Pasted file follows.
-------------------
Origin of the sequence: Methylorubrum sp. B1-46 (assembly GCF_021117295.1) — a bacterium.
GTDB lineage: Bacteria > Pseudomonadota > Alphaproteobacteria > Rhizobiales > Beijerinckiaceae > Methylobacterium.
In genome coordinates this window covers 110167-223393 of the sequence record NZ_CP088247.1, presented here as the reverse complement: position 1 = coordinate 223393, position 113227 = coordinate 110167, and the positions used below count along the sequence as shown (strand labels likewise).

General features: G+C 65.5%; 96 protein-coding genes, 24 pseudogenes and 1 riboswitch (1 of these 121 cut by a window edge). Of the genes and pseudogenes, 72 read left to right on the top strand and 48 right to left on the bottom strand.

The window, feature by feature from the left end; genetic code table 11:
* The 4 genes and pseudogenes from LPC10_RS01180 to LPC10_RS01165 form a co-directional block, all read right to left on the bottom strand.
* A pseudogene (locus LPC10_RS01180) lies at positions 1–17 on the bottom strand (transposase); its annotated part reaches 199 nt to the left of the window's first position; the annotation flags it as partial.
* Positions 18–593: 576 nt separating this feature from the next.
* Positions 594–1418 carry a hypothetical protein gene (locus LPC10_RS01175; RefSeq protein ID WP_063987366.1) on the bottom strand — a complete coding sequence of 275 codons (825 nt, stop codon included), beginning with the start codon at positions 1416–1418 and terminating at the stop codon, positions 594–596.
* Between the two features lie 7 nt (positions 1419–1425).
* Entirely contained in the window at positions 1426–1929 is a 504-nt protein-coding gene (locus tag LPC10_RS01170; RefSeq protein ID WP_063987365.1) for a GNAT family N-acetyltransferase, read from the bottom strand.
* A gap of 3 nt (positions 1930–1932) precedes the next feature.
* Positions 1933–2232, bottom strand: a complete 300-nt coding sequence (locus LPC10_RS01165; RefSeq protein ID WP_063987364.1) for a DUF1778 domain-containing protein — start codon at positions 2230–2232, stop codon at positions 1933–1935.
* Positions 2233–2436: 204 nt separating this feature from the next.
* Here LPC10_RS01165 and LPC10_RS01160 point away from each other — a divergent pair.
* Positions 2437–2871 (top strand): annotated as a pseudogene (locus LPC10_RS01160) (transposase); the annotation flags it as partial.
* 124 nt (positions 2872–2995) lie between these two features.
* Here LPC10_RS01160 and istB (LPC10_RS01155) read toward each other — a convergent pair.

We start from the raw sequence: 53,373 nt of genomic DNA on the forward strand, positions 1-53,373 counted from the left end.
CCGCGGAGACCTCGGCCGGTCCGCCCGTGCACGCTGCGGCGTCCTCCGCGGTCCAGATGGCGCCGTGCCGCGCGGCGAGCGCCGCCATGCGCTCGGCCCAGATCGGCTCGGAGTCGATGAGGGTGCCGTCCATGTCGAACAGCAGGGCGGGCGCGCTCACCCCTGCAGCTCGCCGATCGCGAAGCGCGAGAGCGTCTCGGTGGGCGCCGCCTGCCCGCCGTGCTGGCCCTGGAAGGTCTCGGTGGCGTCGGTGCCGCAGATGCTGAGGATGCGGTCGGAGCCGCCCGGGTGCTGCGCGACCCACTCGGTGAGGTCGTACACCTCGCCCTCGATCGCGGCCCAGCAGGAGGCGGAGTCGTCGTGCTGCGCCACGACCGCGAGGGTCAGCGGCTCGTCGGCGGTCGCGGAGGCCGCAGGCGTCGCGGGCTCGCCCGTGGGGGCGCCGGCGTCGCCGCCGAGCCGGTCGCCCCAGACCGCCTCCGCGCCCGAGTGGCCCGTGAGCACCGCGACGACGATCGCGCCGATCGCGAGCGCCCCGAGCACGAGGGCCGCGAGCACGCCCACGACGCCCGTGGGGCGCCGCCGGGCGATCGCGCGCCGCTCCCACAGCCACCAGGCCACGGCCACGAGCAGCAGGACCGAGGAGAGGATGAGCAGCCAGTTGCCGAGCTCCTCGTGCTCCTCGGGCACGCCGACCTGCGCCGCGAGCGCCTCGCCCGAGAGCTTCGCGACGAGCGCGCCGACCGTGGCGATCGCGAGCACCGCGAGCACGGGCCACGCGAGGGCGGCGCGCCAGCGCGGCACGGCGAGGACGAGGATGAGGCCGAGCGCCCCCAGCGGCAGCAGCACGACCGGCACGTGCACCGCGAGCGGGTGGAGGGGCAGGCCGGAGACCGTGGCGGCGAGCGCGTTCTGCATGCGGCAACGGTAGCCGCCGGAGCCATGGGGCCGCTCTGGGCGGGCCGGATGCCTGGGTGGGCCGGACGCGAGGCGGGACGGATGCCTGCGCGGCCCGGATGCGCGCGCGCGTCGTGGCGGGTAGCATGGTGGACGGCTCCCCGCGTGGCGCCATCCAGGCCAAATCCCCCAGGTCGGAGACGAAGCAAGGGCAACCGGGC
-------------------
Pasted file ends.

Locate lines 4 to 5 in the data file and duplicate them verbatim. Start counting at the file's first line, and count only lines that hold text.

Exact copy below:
General features: G+C 65.5%; 96 protein-coding genes, 24 pseudogenes and 1 riboswitch (1 of these 121 cut by a window edge). Of the genes and pseudogenes, 72 read left to right on the top strand and 48 right to left on the bottom strand.

The window, feature by feature from the left end; genetic code table 11: